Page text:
The 2008 Wiretap Report
was just released. reporting on the number of wiretaps terminated in 2008. A total of 1,891 applications were reported as authorized in 2008, but only 386 were submitted to federal judges and the remaining 1,505 were submitted to state judges. No applications were denied.
The states with the most wiretap activity are: New York (433 applications), California (418 applications), New Jersey (175 applications), and Florida (102 applications), which accounted for 75 percent of all applications approved by state judges.
Ninety-five percent of all wiretaps were conducted on mobile communications devices. Only 2% of wiretaps were conducted at a fixed residence. There were 11 "roving wiretaps," where the location of the wiretap is not discernible because the target uses multiple phones in an attempt to thwart surveillance.
It's all about the drugs apparently. Eighty-four percent of all applications for wiretaps cited a drug offense as the most serious offense under investigation for a total of 1,593 wiretaps. California, New York and Texas lead the way among the states for most drug-related wiretaps.
The New York Organized Crime Task Force gets the award for most intercepts for its 590-day wiretap in a narcotics investigation involving cellular telephones and oral communications that resulted in the interception of 168,292 messages, of which only 18,353 were incriminating. Wiretaps apparently yield only a small percentage of incriminating statements -- the average number of communications intercepted was 2,707 per wiretap with only an average of 514 intercepts per installed wiretap producing incriminating evidence or just under 30%.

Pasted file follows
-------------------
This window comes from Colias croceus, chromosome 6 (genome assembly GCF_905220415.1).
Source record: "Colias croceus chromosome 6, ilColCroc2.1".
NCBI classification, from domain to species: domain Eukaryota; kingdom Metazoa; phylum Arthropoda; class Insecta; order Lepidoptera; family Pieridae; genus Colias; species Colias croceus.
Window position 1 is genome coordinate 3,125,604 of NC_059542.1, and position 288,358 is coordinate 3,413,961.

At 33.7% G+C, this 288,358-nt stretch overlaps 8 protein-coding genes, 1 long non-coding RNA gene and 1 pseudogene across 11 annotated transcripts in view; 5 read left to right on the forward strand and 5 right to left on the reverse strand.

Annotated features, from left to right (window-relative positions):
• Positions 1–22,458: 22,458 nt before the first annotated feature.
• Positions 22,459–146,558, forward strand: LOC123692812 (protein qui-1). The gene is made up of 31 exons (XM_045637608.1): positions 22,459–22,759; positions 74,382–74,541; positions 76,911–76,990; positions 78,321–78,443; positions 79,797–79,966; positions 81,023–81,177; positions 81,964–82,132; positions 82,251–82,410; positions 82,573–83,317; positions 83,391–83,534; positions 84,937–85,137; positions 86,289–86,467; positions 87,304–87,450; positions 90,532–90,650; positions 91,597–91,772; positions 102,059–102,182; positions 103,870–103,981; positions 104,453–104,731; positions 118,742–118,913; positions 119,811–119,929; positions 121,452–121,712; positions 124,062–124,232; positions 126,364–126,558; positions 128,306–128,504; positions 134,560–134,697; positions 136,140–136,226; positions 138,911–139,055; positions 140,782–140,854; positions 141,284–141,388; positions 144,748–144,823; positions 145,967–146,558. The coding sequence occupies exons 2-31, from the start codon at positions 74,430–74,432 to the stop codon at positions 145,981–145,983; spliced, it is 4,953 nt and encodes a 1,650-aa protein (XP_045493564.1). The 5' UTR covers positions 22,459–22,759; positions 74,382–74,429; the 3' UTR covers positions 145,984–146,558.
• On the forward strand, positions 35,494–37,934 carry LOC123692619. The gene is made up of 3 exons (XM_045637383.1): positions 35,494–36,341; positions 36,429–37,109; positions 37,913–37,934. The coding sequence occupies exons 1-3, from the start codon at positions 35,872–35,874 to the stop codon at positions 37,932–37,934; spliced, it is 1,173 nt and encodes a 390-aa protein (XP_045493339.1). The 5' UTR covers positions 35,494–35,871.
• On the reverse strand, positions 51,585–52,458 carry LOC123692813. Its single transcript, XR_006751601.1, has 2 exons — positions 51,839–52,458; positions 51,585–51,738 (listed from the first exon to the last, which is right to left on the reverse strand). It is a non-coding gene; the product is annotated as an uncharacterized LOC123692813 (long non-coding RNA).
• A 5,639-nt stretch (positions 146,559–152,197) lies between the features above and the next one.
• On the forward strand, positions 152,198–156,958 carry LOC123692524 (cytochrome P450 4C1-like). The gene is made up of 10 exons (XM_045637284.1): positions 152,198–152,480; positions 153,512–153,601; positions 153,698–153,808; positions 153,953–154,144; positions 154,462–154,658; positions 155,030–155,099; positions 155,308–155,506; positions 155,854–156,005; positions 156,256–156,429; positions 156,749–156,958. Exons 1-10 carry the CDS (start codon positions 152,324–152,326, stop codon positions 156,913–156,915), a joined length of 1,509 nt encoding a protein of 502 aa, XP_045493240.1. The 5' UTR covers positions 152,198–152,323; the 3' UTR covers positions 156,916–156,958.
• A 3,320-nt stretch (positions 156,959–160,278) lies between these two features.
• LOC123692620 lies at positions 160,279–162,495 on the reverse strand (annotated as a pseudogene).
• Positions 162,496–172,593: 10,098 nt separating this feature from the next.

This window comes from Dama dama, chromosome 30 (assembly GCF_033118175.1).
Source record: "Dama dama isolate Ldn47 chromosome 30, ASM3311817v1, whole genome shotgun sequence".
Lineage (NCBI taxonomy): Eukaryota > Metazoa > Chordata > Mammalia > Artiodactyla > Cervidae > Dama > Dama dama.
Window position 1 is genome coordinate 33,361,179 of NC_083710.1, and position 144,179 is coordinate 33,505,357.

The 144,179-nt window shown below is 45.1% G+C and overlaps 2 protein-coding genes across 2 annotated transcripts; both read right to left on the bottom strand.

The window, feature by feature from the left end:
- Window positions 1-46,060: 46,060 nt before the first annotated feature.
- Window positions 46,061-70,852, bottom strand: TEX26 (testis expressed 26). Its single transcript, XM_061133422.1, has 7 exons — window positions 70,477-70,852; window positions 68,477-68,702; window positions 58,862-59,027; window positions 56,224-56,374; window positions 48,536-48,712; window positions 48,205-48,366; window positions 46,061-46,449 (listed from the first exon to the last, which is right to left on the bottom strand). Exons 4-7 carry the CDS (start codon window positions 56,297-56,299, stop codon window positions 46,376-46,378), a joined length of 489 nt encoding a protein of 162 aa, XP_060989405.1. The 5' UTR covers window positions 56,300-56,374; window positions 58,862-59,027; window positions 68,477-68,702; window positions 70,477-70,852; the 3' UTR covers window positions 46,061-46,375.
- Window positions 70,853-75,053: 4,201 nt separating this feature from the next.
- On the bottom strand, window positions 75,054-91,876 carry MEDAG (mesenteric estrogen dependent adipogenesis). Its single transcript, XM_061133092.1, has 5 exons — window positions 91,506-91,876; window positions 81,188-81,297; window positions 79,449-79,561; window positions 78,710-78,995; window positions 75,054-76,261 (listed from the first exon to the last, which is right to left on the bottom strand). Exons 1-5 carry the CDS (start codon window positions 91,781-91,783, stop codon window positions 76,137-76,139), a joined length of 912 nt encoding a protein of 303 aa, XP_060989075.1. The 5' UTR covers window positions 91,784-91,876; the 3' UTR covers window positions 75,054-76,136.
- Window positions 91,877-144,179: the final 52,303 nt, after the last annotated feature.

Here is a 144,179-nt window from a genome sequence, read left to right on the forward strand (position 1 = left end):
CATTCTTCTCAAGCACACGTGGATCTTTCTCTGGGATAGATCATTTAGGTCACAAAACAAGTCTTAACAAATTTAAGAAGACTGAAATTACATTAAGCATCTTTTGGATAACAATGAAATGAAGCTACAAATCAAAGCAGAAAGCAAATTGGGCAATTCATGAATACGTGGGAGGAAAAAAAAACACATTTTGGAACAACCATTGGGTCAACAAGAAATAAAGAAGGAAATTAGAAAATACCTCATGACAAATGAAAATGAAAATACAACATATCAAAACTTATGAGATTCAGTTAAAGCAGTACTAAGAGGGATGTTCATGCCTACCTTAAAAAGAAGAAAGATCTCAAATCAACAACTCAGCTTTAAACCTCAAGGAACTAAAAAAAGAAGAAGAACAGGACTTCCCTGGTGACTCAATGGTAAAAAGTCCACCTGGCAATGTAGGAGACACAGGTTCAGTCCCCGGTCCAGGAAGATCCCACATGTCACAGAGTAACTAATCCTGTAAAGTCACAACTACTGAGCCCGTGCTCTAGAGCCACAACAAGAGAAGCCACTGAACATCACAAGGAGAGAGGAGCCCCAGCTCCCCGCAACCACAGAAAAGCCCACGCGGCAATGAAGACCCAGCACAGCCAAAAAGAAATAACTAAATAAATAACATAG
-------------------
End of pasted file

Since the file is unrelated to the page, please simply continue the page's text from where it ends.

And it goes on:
Perhaps more disappointing, a total of 4,133 persons had been arrested based on interceptions, yet only 810 persons were convicted. But state prosecutors appear to be more successful in Tennessee, the leader among state intercepts in producing convictions. A wiretap authorized in the 11th Judicial District (Hamilton), Tennessee, for a narcotics investigation resulted in the conviction of 40 of the 43 persons arrested. And federal prosecutors in Ohio bagged 30 out of 31 persons arrested in a narcotics investigation. California and Arizona seem to arrest more and convict less.
Wiretaps are expensive, which may explain why orders for 28 wiretaps were approved but not installed. For federal wiretaps for which expenses were reported in 2008, the average cost was $70,536. The average cost of a state wiretap was $41,154. The significant difference in cost may account for why states do so many more wiretaps than their federal counterparts.
The Wiretap Report does not include wiretaps conducted for national security reasons under the Foreign Intelligence Surveillance Act.